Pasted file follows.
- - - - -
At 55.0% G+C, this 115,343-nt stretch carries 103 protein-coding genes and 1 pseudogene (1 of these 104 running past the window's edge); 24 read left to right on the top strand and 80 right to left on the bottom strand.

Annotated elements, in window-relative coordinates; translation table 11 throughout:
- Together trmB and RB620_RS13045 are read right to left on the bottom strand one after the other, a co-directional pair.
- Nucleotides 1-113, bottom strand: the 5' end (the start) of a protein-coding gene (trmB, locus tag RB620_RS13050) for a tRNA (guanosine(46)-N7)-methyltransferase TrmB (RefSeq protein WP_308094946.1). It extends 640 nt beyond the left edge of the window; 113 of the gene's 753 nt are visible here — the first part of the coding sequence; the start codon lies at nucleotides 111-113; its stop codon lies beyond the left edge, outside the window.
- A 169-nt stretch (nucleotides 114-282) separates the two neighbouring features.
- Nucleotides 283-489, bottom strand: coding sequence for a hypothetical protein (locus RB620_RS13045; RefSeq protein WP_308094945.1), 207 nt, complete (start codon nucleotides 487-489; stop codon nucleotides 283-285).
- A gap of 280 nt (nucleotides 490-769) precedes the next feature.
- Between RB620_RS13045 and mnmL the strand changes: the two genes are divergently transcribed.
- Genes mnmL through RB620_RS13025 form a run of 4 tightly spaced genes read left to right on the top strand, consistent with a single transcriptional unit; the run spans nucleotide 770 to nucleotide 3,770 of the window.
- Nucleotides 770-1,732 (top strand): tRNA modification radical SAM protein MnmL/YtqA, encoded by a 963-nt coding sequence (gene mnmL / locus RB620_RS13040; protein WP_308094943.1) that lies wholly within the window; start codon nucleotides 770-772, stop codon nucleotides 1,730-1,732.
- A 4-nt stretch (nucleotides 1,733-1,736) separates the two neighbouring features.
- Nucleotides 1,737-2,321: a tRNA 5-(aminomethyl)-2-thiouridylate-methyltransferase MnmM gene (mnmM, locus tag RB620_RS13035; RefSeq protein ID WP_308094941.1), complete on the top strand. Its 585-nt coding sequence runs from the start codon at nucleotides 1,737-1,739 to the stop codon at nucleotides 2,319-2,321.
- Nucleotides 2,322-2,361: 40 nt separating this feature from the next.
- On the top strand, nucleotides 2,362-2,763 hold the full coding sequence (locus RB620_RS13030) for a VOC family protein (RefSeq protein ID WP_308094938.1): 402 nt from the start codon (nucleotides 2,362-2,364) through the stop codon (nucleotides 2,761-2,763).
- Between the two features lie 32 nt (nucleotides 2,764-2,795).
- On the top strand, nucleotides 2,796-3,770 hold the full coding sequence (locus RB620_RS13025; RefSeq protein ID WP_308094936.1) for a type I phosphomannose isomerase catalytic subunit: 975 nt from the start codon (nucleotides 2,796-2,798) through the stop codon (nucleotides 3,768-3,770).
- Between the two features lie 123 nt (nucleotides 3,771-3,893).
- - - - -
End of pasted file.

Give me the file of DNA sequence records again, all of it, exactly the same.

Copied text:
At 55.0% G+C, this 115,343-nt stretch carries 103 protein-coding genes and 1 pseudogene (1 of these 104 running past the window's edge); 24 read left to right on the top strand and 80 right to left on the bottom strand.

Annotated elements, in window-relative coordinates; translation table 11 throughout:
- Together trmB and RB620_RS13045 are read right to left on the bottom strand one after the other, a co-directional pair.
- Nucleotides 1-113, bottom strand: the 5' end (the start) of a protein-coding gene (trmB, locus tag RB620_RS13050) for a tRNA (guanosine(46)-N7)-methyltransferase TrmB (RefSeq protein WP_308094946.1). It extends 640 nt beyond the left edge of the window; 113 of the gene's 753 nt are visible here — the first part of the coding sequence; the start codon lies at nucleotides 111-113; its stop codon lies beyond the left edge, outside the window.
- A 169-nt stretch (nucleotides 114-282) separates the two neighbouring features.
- Nucleotides 283-489, bottom strand: coding sequence for a hypothetical protein (locus RB620_RS13045; RefSeq protein WP_308094945.1), 207 nt, complete (start codon nucleotides 487-489; stop codon nucleotides 283-285).
- A gap of 280 nt (nucleotides 490-769) precedes the next feature.
- Between RB620_RS13045 and mnmL the strand changes: the two genes are divergently transcribed.
- Genes mnmL through RB620_RS13025 form a run of 4 tightly spaced genes read left to right on the top strand, consistent with a single transcriptional unit; the run spans nucleotide 770 to nucleotide 3,770 of the window.
- Nucleotides 770-1,732 (top strand): tRNA modification radical SAM protein MnmL/YtqA, encoded by a 963-nt coding sequence (gene mnmL / locus RB620_RS13040; protein WP_308094943.1) that lies wholly within the window; start codon nucleotides 770-772, stop codon nucleotides 1,730-1,732.
- A 4-nt stretch (nucleotides 1,733-1,736) separates the two neighbouring features.
- Nucleotides 1,737-2,321: a tRNA 5-(aminomethyl)-2-thiouridylate-methyltransferase MnmM gene (mnmM, locus tag RB620_RS13035; RefSeq protein ID WP_308094941.1), complete on the top strand. Its 585-nt coding sequence runs from the start codon at nucleotides 1,737-1,739 to the stop codon at nucleotides 2,319-2,321.
- Nucleotides 2,322-2,361: 40 nt separating this feature from the next.
- On the top strand, nucleotides 2,362-2,763 hold the full coding sequence (locus RB620_RS13030) for a VOC family protein (RefSeq protein ID WP_308094938.1): 402 nt from the start codon (nucleotides 2,362-2,364) through the stop codon (nucleotides 2,761-2,763).
- Between the two features lie 32 nt (nucleotides 2,764-2,795).
- On the top strand, nucleotides 2,796-3,770 hold the full coding sequence (locus RB620_RS13025; RefSeq protein ID WP_308094936.1) for a type I phosphomannose isomerase catalytic subunit: 975 nt from the start codon (nucleotides 2,796-2,798) through the stop codon (nucleotides 3,768-3,770).
- Between the two features lie 123 nt (nucleotides 3,771-3,893).